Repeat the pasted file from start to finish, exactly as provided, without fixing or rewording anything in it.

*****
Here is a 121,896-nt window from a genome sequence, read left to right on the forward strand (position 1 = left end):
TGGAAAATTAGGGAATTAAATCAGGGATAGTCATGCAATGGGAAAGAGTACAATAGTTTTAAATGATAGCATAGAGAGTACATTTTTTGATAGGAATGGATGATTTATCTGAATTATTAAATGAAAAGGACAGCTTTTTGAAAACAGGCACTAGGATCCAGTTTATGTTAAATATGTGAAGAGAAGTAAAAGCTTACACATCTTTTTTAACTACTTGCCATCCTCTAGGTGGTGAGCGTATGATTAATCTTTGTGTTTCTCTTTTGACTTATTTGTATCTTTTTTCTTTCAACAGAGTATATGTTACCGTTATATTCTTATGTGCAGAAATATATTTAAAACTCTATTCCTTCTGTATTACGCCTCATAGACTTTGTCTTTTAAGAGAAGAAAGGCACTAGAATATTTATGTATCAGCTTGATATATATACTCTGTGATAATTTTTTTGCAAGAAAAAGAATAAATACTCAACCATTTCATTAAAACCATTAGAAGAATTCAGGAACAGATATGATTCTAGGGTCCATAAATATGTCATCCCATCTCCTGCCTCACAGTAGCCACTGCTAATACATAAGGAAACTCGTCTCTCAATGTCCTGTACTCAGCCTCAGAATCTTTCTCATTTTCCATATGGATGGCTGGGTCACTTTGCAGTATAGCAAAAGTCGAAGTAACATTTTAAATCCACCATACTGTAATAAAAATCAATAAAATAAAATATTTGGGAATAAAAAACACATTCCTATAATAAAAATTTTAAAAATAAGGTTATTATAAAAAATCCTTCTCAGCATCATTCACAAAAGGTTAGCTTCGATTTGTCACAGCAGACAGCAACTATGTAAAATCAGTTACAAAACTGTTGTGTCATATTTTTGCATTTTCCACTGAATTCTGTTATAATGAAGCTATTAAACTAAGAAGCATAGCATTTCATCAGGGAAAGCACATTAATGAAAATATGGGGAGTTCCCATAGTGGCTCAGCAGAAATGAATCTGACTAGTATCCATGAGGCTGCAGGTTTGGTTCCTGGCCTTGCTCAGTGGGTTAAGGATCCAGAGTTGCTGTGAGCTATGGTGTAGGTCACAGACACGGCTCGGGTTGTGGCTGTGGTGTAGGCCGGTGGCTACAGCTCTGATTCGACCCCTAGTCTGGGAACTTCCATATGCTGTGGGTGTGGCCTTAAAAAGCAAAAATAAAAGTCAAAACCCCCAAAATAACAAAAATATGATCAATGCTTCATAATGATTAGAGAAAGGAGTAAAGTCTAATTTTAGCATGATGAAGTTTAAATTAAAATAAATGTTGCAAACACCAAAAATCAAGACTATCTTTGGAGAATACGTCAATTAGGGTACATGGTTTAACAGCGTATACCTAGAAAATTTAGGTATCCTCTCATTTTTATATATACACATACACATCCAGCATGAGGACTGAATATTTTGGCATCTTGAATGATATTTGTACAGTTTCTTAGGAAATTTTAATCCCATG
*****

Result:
Here is a 121,896-nt window from a genome sequence, read left to right on the forward strand (position 1 = left end):
TGGAAAATTAGGGAATTAAATCAGGGATAGTCATGCAATGGGAAAGAGTACAATAGTTTTAAATGATAGCATAGAGAGTACATTTTTTGATAGGAATGGATGATTTATCTGAATTATTAAATGAAAAGGACAGCTTTTTGAAAACAGGCACTAGGATCCAGTTTATGTTAAATATGTGAAGAGAAGTAAAAGCTTACACATCTTTTTTAACTACTTGCCATCCTCTAGGTGGTGAGCGTATGATTAATCTTTGTGTTTCTCTTTTGACTTATTTGTATCTTTTTTCTTTCAACAGAGTATATGTTACCGTTATATTCTTATGTGCAGAAATATATTTAAAACTCTATTCCTTCTGTATTACGCCTCATAGACTTTGTCTTTTAAGAGAAGAAAGGCACTAGAATATTTATGTATCAGCTTGATATATATACTCTGTGATAATTTTTTTGCAAGAAAAAGAATAAATACTCAACCATTTCATTAAAACCATTAGAAGAATTCAGGAACAGATATGATTCTAGGGTCCATAAATATGTCATCCCATCTCCTGCCTCACAGTAGCCACTGCTAATACATAAGGAAACTCGTCTCTCAATGTCCTGTACTCAGCCTCAGAATCTTTCTCATTTTCCATATGGATGGCTGGGTCACTTTGCAGTATAGCAAAAGTCGAAGTAACATTTTAAATCCACCATACTGTAATAAAAATCAATAAAATAAAATATTTGGGAATAAAAAACACATTCCTATAATAAAAATTTTAAAAATAAGGTTATTATAAAAAATCCTTCTCAGCATCATTCACAAAAGGTTAGCTTCGATTTGTCACAGCAGACAGCAACTATGTAAAATCAGTTACAAAACTGTTGTGTCATATTTTTGCATTTTCCACTGAATTCTGTTATAATGAAGCTATTAAACTAAGAAGCATAGCATTTCATCAGGGAAAGCACATTAATGAAAATATGGGGAGTTCCCATAGTGGCTCAGCAGAAATGAATCTGACTAGTATCCATGAGGCTGCAGGTTTGGTTCCTGGCCTTGCTCAGTGGGTTAAGGATCCAGAGTTGCTGTGAGCTATGGTGTAGGTCACAGACACGGCTCGGGTTGTGGCTGTGGTGTAGGCCGGTGGCTACAGCTCTGATTCGACCCCTAGTCTGGGAACTTCCATATGCTGTGGGTGTGGCCTTAAAAAGCAAAAATAAAAGTCAAAACCCCCAAAATAACAAAAATATGATCAATGCTTCATAATGATTAGAGAAAGGAGTAAAGTCTAATTTTAGCATGATGAAGTTTAAATTAAAATAAATGTTGCAAACACCAAAAATCAAGACTATCTTTGGAGAATACGTCAATTAGGGTACATGGTTTAACAGCGTATACCTAGAAAATTTAGGTATCCTCTCATTTTTATATATACACATACACATCCAGCATGAGGACTGAATATTTTGGCATCTTGAATGATATTTGTACAGTTTCTTAGGAAATTTTAATCCCATG